Though technically pre-war, the initial Sept. 11 climate was one of patriotism and trepidation. Homeland security measures became the necessary means to protect the country, but that’s not to say it didn’t come with its problems. In September 2006, Vogue Italia ran a photo spread titled “State of Emergency,” shot by the controversial Steve Meisel. The photos attempted to capture the panicked state American law enforcement assumed in a post Sept. 11 nation: Female models are shown undressed and humiliated at security checks; pinned against a cop car while a policeman’s sexual assault warrants armed backup from a partner; and perhaps most disturbing is a woman with darkened circles around her eyes, hands behind her head, kneeling with legs spread, shown terrified and flanked by a policeman’s baton and a police dog, pulling at its leash as if about to attack her.
It’s difficult, if not impossible, to look past the blatant degradation of women, the perpetuation of rape culture and flippant attitude toward violence. Meisel’s efforts, though perhaps laudable in technique, find a twisted sense of erotic pleasure in the demeaning tableaux. But the photos do convey a strange feeling of unease; the women depicted are victims of sexual abuse, but perhaps intended to act as symbolic reference. Because years after Sept. 11, did the American people not also feel mistreated and deeply violated by the various attempts from Homeland Security to protect them?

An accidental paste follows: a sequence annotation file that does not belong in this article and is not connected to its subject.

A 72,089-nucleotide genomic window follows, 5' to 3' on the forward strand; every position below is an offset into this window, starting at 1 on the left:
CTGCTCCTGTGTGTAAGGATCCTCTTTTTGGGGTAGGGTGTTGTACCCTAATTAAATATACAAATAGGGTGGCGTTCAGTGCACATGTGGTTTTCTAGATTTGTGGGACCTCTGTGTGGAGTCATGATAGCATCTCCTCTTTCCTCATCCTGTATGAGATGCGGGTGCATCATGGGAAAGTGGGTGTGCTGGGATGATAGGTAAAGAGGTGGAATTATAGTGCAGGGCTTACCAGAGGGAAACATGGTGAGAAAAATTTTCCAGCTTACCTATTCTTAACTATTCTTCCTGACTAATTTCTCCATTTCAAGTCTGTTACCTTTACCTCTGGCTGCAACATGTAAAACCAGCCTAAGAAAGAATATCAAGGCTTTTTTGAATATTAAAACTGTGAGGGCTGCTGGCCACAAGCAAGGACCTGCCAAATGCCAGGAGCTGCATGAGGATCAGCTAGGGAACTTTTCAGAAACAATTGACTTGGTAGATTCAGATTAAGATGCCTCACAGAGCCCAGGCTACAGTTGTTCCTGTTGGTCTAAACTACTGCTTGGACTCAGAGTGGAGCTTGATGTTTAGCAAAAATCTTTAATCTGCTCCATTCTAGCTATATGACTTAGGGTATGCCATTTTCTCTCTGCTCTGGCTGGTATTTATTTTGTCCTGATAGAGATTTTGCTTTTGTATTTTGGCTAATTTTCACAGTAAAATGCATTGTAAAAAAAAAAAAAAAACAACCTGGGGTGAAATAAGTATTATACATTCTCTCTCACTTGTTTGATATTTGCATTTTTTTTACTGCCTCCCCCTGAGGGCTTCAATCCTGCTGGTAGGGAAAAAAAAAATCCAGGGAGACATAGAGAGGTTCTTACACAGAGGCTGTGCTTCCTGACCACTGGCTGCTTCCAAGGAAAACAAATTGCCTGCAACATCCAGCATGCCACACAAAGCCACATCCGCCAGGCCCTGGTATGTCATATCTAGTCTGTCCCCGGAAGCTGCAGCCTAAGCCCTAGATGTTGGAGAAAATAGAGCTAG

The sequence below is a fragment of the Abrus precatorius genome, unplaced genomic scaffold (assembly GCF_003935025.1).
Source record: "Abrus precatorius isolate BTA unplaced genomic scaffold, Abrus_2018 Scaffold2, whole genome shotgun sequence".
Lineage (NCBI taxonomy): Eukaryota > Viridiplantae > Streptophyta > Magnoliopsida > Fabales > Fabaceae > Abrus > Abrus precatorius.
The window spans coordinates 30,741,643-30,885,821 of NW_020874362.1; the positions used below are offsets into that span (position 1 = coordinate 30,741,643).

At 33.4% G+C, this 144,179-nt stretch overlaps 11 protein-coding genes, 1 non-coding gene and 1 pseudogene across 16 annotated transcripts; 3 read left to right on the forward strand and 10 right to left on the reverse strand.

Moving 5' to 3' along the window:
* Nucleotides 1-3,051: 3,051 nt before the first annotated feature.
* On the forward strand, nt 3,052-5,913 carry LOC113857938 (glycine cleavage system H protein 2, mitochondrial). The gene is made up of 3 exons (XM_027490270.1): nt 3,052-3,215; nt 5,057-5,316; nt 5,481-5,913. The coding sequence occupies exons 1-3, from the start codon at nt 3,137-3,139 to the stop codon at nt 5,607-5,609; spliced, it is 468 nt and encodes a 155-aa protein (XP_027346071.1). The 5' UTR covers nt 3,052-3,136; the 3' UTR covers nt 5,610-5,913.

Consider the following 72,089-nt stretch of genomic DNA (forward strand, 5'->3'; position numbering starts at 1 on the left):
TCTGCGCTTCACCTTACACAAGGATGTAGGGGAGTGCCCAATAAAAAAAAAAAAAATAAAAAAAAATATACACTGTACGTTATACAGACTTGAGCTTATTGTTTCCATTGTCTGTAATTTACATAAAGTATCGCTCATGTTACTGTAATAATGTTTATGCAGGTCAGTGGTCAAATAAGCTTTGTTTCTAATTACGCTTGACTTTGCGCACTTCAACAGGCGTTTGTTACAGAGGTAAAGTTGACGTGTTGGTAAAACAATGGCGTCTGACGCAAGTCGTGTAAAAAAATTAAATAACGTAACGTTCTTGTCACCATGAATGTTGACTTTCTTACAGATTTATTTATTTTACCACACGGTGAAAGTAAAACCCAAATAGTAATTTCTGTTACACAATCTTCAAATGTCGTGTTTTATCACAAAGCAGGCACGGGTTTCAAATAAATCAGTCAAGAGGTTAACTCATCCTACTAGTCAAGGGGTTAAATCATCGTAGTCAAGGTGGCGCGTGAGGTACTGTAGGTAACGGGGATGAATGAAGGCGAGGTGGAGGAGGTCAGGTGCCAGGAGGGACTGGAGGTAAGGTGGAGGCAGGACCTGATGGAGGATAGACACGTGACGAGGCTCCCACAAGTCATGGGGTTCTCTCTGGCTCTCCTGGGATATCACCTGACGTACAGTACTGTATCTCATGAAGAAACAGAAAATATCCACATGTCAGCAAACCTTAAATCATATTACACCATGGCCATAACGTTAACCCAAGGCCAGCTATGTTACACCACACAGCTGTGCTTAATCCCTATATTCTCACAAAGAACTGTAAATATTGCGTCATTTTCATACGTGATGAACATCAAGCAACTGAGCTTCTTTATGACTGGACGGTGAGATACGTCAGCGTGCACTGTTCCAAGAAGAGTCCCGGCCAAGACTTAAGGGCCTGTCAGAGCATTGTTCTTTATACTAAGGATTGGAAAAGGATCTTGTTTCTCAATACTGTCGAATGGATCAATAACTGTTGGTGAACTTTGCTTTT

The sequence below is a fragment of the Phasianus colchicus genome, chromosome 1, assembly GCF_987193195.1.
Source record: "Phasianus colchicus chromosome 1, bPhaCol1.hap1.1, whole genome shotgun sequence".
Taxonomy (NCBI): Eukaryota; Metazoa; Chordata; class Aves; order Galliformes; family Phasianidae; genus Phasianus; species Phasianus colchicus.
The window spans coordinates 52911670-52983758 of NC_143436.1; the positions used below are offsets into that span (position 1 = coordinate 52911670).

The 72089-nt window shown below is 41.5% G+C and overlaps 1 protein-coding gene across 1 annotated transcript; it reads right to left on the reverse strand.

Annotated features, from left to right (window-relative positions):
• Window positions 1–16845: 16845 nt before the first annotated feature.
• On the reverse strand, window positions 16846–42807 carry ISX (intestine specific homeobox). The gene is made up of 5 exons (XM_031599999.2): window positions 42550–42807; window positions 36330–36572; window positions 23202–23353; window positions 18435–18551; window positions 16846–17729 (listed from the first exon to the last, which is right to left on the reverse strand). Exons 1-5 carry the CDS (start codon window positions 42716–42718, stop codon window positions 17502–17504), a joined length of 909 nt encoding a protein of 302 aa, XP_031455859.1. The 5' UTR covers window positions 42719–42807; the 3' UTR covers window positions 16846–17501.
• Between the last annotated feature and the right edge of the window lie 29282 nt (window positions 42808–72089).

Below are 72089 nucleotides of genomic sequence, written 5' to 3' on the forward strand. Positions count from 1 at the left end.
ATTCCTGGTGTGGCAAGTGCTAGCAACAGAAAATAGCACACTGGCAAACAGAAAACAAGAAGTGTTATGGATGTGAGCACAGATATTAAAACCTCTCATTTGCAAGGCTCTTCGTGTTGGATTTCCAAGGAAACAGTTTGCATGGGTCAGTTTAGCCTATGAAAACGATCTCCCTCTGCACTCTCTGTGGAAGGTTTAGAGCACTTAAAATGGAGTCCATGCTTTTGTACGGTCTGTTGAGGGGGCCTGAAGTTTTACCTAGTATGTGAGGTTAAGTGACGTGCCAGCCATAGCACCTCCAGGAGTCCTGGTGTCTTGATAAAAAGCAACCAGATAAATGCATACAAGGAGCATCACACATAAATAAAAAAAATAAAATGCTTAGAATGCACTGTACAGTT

Vogue Italia’s September 2007 issue investigated another source of unrest with Meisel’s “Make Love Not War.” The magazine cover was a somewhat awe-inspiring collection of muddied-up soldiers with somber faces, as if to bring a more honest depiction of war to Vogue’s pages. But instead the spread reveals a pornographic narrative of black-eyed women giving lap dances over army cots and half-naked models shown as little more than playthings alongside bottles of liquor, cheap distractions from the life-threatening world beyond an American base camp.
Critics praised Meisel’s work for its provocative edge, turning a blind eye to the internalized objectification of women in our culture and excusing the eroticized images as sexual rewards for defending a nation. But perhaps this is precisely the point. We turn a blind eye, too, to the statements our leaders retract, to the months that roll over into years. We wonder why we’re still fighting at all and some of us begin to see war as needlessly corrupt, and the undisguised debauchery in these images exhibit just that.